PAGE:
The Mesosphere and Ionosphere
Above the stratosphere is the mesosphere and above that is the ionosphere (or thermosphere), where many atoms are ionized (have gained or lost electrons so they have a net electrical charge). The ionosphere is very thin, but it is where aurora take place, which means that this layer is responsible for absorbing the most energetic photons from the Sun, and for reflecting radio waves, thereby making long-distance radio communication possible -- and protecting us some more from solar radiation (which causes skin cancers).
The structure of the ionosphere is strongly influenced by the charged particle wind from the Sun (solar wind), which is in turn governed by the level of Solar activity.
OK, so now you know what protects and enables life on Earth. Now, what's happening? First, it's important to remember that we live on a planet, and it is one of those planets that is constantly in flux. Tidal changes, volcanic eruptions, earthquakes, and human developments are in the mix. For our part, we are a growing population, and we lose forests for food (animal grazing and crops), for example. We are also increasingly industrialized so that we burn carbon through cars, factories and house warming and cooling. Combining the natural events, and our own needs appears to have resulted in some changes to the composition of our fragile atmosphere. We quickly need to determine the severity of our actions, and develop economically viable solutions, if need be.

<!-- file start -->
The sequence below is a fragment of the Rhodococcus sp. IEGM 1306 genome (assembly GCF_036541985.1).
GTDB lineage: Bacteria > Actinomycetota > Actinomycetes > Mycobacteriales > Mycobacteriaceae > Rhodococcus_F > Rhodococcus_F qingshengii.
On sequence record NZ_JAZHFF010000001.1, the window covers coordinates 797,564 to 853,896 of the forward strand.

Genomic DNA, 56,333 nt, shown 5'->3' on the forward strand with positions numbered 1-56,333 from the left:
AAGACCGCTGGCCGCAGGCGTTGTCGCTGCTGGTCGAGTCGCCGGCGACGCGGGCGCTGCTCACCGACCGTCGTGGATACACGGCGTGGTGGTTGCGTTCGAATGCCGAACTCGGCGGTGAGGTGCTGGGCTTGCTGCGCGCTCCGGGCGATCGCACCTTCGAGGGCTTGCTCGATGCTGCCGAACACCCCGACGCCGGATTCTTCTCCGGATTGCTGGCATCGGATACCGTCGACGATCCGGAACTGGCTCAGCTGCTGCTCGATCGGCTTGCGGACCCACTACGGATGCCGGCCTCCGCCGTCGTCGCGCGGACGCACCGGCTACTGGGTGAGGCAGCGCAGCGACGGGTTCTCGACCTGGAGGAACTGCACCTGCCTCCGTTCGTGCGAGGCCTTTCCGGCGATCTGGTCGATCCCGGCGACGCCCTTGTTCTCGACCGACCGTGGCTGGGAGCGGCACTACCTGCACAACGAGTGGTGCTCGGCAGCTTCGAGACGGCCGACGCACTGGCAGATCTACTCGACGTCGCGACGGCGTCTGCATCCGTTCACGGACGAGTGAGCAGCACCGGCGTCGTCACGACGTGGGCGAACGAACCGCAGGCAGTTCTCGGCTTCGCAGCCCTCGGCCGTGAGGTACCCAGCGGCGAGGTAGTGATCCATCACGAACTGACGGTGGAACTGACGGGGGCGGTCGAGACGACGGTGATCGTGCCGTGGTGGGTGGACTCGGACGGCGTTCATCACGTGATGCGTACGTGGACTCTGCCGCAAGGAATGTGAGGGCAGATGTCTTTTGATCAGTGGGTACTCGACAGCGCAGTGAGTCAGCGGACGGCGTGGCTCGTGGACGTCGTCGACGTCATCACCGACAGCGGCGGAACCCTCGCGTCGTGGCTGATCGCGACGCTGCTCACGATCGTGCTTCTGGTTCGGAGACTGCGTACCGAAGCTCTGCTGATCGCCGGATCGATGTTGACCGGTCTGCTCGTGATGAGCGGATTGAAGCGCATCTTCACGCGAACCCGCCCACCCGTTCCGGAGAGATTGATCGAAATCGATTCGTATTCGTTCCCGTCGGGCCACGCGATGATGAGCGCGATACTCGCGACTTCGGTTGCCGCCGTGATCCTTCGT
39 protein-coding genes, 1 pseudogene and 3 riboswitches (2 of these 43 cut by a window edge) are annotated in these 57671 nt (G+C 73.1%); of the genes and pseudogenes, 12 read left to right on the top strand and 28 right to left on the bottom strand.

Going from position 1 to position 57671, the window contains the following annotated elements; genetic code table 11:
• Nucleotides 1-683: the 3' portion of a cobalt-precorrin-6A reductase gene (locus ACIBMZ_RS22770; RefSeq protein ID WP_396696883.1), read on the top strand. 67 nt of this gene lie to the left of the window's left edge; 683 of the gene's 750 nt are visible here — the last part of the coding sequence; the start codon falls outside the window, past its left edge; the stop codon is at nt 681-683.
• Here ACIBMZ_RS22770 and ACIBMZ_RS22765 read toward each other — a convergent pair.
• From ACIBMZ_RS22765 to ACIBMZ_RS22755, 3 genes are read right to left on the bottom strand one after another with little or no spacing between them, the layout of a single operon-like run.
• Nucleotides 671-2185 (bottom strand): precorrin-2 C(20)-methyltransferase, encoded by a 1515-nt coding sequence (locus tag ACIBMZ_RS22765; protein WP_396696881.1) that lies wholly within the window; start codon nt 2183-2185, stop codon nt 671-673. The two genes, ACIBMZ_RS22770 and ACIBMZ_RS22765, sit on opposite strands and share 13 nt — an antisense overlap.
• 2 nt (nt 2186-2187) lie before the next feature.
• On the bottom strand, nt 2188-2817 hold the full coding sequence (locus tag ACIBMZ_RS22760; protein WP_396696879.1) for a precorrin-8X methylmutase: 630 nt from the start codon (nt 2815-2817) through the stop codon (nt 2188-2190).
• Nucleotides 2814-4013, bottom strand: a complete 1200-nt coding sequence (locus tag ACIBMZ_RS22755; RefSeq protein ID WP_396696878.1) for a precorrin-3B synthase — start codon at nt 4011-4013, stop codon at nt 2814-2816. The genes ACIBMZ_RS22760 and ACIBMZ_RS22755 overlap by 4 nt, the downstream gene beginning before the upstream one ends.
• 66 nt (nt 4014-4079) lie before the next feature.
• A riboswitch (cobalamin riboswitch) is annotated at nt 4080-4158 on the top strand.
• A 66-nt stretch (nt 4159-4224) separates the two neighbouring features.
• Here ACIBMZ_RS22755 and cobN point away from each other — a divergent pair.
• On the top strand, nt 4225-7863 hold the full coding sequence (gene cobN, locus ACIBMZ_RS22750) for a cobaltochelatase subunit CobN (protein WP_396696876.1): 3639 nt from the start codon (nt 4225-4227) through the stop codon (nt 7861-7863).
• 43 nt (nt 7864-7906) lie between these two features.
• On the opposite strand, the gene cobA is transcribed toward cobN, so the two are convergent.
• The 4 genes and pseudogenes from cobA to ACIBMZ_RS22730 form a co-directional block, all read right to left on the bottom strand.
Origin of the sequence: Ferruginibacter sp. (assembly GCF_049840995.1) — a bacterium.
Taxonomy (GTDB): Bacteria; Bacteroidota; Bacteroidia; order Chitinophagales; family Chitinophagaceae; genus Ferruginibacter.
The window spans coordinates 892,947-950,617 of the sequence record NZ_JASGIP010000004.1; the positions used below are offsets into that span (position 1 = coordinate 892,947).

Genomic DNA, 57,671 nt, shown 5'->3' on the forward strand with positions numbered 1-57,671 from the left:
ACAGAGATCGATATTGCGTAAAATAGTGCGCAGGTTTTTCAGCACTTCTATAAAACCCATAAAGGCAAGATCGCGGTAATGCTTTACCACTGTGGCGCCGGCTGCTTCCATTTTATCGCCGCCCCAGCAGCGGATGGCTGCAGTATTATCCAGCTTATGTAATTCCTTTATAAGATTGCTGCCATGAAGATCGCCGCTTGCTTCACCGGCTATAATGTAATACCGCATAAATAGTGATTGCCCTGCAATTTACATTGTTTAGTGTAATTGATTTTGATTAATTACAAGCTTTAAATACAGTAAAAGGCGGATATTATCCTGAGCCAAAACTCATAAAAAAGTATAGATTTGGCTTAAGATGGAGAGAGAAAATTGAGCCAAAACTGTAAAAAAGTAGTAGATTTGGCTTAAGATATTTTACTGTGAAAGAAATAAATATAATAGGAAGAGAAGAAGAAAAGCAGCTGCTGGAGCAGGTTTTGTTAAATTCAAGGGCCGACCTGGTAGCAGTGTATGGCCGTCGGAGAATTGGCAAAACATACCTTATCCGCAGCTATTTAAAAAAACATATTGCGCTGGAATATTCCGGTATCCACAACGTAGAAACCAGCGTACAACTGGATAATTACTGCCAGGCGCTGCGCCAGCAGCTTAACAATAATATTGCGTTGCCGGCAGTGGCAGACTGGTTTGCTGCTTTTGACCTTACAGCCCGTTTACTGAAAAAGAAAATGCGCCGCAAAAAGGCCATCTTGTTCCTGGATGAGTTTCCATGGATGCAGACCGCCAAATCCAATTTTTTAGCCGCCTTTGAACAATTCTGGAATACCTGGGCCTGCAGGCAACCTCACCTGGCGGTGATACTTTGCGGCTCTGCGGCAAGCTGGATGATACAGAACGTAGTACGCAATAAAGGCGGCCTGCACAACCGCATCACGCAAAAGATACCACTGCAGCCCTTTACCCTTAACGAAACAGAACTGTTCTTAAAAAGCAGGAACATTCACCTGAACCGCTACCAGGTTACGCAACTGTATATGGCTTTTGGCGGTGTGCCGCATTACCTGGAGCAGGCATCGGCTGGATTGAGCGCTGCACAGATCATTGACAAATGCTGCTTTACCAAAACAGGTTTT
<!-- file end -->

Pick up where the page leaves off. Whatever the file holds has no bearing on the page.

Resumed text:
In my role as a NASA Solar System Ambassador, we are provided with frequent training sessions from some of NASA's top scientists and engineers, including those working on climate change issues.
Recently, we have had several sessions where we were told by scientists what they think they know, and new questions that are lingering.
How is the Global Earth System Changing?